And up and down the street, the comeback ignited in one building after another. The old Willowbrook Mill became a smart and handsome wedding venue. Clare Gengarelly opened Red Mullein, a boutique specializing in kimono jackets. Traverse City entrepeneur Tonya Cook purchased Stubb’s restaurant and gave it an overhaul and a new name, The Soggy Dollar. Scott Cain announced he was opening the Northport Brewing microbrewery right downtown. Jay Holman purchased the train depot and transformed it into the boutique Set in Stone, selling wine and cigars, and soon The Tribune ice cream and eatery will be open.
In September of 2013, when the first Uncaged event took place, several of the biggest pieces of this resurrection were not even completed: Tucker’s, the golf course, and the microbrew pub were in various stages of planning or construction. The Northport Inn will open this fall, and The Tribune is likewise under construction. Yet a year ago, Northporters already knew they had momentum, knew they were ready to celebrate in an uncaged way.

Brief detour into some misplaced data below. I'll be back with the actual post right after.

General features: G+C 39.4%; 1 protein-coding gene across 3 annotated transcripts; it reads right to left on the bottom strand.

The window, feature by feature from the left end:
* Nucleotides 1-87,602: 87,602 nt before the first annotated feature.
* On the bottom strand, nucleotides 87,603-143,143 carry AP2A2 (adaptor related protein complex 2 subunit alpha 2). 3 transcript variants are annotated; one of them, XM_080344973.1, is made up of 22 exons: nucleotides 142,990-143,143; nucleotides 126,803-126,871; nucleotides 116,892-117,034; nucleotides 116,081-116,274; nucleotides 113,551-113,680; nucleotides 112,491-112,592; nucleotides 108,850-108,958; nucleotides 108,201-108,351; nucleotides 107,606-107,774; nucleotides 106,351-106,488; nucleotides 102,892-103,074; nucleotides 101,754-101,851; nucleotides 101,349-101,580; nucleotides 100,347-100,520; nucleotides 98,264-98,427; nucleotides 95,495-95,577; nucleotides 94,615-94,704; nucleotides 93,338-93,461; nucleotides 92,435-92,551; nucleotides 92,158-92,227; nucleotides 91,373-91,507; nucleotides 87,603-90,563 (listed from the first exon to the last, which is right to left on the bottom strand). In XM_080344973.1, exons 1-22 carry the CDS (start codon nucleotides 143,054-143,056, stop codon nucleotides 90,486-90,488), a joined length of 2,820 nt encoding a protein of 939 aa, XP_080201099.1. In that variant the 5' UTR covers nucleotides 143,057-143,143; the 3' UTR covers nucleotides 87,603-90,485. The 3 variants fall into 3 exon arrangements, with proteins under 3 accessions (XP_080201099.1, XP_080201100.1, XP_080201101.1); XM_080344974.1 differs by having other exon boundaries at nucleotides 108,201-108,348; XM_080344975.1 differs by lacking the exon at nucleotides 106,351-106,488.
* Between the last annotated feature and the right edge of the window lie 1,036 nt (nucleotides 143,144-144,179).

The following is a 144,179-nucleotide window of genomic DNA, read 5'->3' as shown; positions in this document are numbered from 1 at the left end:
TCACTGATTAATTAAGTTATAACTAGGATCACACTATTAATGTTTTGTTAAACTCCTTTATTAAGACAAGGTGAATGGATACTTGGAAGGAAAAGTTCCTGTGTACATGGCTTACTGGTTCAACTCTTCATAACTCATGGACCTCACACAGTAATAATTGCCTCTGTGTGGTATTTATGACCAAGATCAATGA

So what are the takeaways for other small Northern Michigan towns looking to ignite growth? The elements here are something of a classic mix of government infrastructure (sewer, marina, visioning process), larger private investments (Northport Highlands, Tucker’s, Northport Creek Golf Course), smaller private investment (Garage, Lelu, Soggy Dollar, Red Mullein, Northport Brewing, Set In Stone, and Tribune Ice Cream and Eatery) and, of course, entrepreneurs who looked around town and asked themselves, What does this town need to get uncaged?
People of Northport